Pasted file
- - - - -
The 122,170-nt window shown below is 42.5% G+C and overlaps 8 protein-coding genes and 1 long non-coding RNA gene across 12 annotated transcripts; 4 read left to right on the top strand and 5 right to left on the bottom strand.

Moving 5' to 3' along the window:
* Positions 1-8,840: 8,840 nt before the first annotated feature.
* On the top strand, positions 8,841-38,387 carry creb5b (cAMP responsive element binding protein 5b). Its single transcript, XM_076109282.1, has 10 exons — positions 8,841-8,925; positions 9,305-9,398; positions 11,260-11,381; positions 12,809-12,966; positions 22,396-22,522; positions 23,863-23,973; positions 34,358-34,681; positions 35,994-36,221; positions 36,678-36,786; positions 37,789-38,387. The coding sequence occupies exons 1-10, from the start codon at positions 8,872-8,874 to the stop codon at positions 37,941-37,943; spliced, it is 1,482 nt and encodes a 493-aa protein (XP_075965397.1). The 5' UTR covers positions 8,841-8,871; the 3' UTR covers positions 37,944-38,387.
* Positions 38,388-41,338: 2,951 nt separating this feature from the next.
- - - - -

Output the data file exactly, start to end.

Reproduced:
The 122,170-nt window shown below is 42.5% G+C and overlaps 8 protein-coding genes and 1 long non-coding RNA gene across 12 annotated transcripts; 4 read left to right on the top strand and 5 right to left on the bottom strand.

Moving 5' to 3' along the window:
* Positions 1-8,840: 8,840 nt before the first annotated feature.
* On the top strand, positions 8,841-38,387 carry creb5b (cAMP responsive element binding protein 5b). Its single transcript, XM_076109282.1, has 10 exons — positions 8,841-8,925; positions 9,305-9,398; positions 11,260-11,381; positions 12,809-12,966; positions 22,396-22,522; positions 23,863-23,973; positions 34,358-34,681; positions 35,994-36,221; positions 36,678-36,786; positions 37,789-38,387. The coding sequence occupies exons 1-10, from the start codon at positions 8,872-8,874 to the stop codon at positions 37,941-37,943; spliced, it is 1,482 nt and encodes a 493-aa protein (XP_075965397.1). The 5' UTR covers positions 8,841-8,871; the 3' UTR covers positions 37,944-38,387.
* Positions 38,388-41,338: 2,951 nt separating this feature from the next.